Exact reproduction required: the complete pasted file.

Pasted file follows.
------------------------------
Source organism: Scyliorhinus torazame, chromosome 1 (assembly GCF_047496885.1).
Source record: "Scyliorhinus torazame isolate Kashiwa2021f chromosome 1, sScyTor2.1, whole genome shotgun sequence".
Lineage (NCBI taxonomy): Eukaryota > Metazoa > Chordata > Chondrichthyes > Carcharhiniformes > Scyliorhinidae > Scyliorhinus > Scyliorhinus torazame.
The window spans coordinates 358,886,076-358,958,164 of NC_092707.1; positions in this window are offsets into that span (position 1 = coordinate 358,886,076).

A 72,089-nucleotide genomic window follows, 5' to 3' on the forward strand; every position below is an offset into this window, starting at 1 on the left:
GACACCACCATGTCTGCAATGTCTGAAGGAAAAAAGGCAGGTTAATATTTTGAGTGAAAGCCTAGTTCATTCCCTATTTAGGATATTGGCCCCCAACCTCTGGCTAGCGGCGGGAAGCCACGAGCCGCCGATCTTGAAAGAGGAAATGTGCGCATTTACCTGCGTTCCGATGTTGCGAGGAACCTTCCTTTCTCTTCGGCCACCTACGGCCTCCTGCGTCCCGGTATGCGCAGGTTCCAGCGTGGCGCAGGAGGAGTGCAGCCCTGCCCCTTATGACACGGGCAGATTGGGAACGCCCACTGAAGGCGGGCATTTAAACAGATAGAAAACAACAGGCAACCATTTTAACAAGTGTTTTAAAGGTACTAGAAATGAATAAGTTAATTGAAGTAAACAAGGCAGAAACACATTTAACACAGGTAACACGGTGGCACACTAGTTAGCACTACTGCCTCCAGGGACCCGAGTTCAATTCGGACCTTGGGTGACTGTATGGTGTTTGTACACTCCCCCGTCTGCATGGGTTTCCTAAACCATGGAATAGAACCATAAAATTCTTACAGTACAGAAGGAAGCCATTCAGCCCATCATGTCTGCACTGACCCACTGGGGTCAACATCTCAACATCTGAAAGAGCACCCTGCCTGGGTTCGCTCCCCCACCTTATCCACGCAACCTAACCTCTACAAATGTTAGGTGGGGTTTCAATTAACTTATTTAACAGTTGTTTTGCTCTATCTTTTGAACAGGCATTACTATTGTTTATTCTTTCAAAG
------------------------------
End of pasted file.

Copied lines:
Source organism: Scyliorhinus torazame, chromosome 1 (assembly GCF_047496885.1).
Source record: "Scyliorhinus torazame isolate Kashiwa2021f chromosome 1, sScyTor2.1, whole genome shotgun sequence".
Lineage (NCBI taxonomy): Eukaryota > Metazoa > Chordata > Chondrichthyes > Carcharhiniformes > Scyliorhinidae > Scyliorhinus > Scyliorhinus torazame.
The window spans coordinates 358,886,076-358,958,164 of NC_092707.1; positions in this window are offsets into that span (position 1 = coordinate 358,886,076).

A 72,089-nucleotide genomic window follows, 5' to 3' on the forward strand; every position below is an offset into this window, starting at 1 on the left:
GACACCACCATGTCTGCAATGTCTGAAGGAAAAAAGGCAGGTTAATATTTTGAGTGAAAGCCTAGTTCATTCCCTATTTAGGATATTGGCCCCCAACCTCTGGCTAGCGGCGGGAAGCCACGAGCCGCCGATCTTGAAAGAGGAAATGTGCGCATTTACCTGCGTTCCGATGTTGCGAGGAACCTTCCTTTCTCTTCGGCCACCTACGGCCTCCTGCGTCCCGGTATGCGCAGGTTCCAGCGTGGCGCAGGAGGAGTGCAGCCCTGCCCCTTATGACACGGGCAGATTGGGAACGCCCACTGAAGGCGGGCATTTAAACAGATAGAAAACAACAGGCAACCATTTTAACAAGTGTTTTAAAGGTACTAGAAATGAATAAGTTAATTGAAGTAAACAAGGCAGAAACACATTTAACACAGGTAACACGGTGGCACACTAGTTAGCACTACTGCCTCCAGGGACCCGAGTTCAATTCGGACCTTGGGTGACTGTATGGTGTTTGTACACTCCCCCGTCTGCATGGGTTTCCTAAACCATGGAATAGAACCATAAAATTCTTACAGTACAGAAGGAAGCCATTCAGCCCATCATGTCTGCACTGACCCACTGGGGTCAACATCTCAACATCTGAAAGAGCACCCTGCCTGGGTTCGCTCCCCCACCTTATCCACGCAACCTAACCTCTACAAATGTTAGGTGGGGTTTCAATTAACTTATTTAACAGTTGTTTTGCTCTATCTTTTGAACAGGCATTACTATTGTTTATTCTTTCAAAG